The HSC course applies the knowledge and understanding of designing and producing from the preliminary course. It involves the development and realisation of a Major Design Project, a case study of an innovation, along with the study of innovation and emerging technologies.

The study of the course content is integrated with the development of a Major Design Project, worth 60% of the HSC mark. This project requires students to select and apply appropriate design, production and evaluation skills to a product, system or environment that satisfies an identified need or opportunity.

The case study of an innovation requires students to identify the factors underlying the success of the innovation selected, analyse associated ethical issues and discuss its impact on Australian society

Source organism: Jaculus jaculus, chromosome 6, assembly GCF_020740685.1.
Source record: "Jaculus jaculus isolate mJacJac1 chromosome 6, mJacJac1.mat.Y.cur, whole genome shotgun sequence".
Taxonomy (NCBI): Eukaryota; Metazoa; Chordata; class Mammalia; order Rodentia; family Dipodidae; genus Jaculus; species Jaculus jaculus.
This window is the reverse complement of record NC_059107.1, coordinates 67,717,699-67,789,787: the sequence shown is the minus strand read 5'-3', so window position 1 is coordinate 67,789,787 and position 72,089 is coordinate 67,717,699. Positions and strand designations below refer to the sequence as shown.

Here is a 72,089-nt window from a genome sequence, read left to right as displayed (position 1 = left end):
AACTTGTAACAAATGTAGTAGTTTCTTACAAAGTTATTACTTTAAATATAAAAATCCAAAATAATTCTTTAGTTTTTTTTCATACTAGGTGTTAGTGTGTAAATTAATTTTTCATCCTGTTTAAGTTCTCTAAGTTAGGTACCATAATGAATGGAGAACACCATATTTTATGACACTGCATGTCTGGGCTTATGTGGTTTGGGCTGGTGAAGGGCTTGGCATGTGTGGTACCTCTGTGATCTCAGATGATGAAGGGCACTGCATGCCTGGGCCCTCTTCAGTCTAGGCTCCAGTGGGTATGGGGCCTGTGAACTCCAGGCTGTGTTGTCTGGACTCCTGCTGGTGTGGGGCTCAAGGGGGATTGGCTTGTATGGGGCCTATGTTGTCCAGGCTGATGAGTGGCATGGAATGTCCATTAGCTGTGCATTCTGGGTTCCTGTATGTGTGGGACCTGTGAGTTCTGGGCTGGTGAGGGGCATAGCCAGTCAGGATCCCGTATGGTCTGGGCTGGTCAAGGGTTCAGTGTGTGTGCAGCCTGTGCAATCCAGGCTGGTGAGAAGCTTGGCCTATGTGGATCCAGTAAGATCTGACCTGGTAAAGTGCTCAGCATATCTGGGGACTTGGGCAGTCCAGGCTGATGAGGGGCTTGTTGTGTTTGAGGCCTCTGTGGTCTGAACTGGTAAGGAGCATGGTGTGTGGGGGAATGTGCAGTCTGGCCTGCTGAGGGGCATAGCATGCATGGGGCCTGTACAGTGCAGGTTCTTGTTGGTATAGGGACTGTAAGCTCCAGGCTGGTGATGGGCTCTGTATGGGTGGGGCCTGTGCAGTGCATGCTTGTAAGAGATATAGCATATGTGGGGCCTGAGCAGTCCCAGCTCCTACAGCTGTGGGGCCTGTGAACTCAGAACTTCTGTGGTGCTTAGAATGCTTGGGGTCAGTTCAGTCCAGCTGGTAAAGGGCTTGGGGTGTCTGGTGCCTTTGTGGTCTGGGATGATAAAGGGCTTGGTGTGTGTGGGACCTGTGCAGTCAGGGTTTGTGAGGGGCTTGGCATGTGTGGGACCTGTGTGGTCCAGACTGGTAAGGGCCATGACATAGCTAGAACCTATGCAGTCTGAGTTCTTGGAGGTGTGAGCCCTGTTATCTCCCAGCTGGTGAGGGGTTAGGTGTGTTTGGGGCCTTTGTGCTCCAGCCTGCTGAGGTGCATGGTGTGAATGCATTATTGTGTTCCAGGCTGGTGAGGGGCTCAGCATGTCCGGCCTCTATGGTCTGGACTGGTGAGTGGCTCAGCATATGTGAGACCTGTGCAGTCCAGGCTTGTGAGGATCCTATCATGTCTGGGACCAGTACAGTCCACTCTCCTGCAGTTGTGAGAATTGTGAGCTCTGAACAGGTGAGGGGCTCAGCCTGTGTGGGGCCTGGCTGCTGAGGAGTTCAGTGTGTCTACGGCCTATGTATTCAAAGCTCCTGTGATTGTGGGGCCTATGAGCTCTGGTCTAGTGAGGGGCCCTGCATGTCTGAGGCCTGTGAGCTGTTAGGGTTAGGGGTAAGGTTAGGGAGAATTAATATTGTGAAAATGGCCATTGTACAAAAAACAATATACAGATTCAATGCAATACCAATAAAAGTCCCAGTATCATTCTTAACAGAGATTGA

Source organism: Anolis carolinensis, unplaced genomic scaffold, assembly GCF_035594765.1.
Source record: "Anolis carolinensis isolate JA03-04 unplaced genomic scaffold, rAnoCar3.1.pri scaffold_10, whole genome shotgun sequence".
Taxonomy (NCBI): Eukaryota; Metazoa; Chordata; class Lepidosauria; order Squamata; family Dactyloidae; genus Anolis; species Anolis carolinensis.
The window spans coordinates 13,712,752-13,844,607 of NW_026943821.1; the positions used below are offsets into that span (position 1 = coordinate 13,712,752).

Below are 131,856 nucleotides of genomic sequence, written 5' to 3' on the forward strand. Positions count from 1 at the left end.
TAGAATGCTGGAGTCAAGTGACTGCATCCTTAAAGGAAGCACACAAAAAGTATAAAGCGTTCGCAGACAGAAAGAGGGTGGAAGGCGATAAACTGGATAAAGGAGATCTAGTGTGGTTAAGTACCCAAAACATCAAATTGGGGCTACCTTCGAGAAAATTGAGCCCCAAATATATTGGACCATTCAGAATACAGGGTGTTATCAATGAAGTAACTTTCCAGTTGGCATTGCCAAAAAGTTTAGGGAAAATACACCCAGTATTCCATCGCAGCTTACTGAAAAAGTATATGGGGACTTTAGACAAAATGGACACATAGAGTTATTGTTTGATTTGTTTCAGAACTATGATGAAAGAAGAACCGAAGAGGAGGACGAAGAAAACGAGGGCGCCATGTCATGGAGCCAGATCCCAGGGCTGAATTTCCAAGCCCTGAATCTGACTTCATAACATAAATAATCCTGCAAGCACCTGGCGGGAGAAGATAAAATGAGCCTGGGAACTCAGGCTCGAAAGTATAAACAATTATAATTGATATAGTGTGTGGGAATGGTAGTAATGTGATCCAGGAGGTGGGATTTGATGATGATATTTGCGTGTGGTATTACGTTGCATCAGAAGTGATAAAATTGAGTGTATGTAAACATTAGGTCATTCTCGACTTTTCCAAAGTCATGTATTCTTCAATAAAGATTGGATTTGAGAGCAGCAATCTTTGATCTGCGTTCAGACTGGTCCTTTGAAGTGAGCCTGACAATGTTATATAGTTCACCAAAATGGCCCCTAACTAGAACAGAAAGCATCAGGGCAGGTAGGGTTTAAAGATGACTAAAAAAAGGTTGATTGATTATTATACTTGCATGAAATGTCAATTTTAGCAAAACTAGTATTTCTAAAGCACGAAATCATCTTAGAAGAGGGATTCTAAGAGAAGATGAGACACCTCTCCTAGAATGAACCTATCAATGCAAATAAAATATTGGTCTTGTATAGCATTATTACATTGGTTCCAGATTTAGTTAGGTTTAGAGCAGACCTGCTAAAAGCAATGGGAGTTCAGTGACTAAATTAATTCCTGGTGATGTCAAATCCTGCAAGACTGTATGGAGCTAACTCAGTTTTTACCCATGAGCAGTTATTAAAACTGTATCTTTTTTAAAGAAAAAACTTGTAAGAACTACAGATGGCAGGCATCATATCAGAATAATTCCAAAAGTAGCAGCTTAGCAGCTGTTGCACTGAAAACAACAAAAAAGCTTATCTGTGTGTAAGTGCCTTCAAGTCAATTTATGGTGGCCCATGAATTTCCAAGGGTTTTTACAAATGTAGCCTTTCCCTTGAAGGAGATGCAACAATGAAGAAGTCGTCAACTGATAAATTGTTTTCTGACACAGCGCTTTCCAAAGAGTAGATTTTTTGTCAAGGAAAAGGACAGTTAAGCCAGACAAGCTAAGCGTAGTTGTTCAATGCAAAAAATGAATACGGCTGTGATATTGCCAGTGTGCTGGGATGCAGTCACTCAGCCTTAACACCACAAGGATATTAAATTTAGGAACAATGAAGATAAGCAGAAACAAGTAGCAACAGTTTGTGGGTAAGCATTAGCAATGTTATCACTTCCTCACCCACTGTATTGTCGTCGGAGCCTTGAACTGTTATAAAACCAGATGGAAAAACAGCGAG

Textiles and Design

The Preliminary course involves the study of design, communication techniques, manufacturing methods, fibres, yarns, fabrics and the Australian Textile Clothing, Footwear and Allied Industries.

Practical experiences, experimenting and product manufacturing are integrated throughout the content areas and includes the completion of two preliminary textile projects. These projects develop each student's creative abilities and skills in designing, manipulating, experimenting and selecting appropriate fabrics for an end use.

The HSC course builds upon the Preliminary course and involves the study of fabric colouration and decoration, historical design development, cultural factors that influence design and designers, contemporary designers, end-use applications of textiles, innovations and emerging textile technologies, appropriate textile technology and environmental sustainability, current issues and the marketplace.

This course involves the development of a Major Textiles Project, worth 50% of the HSC mark. The project is selected from one of the five focus areas and enables students to explore an area of interest. The project has two components: the supporting documentation and textile item/s.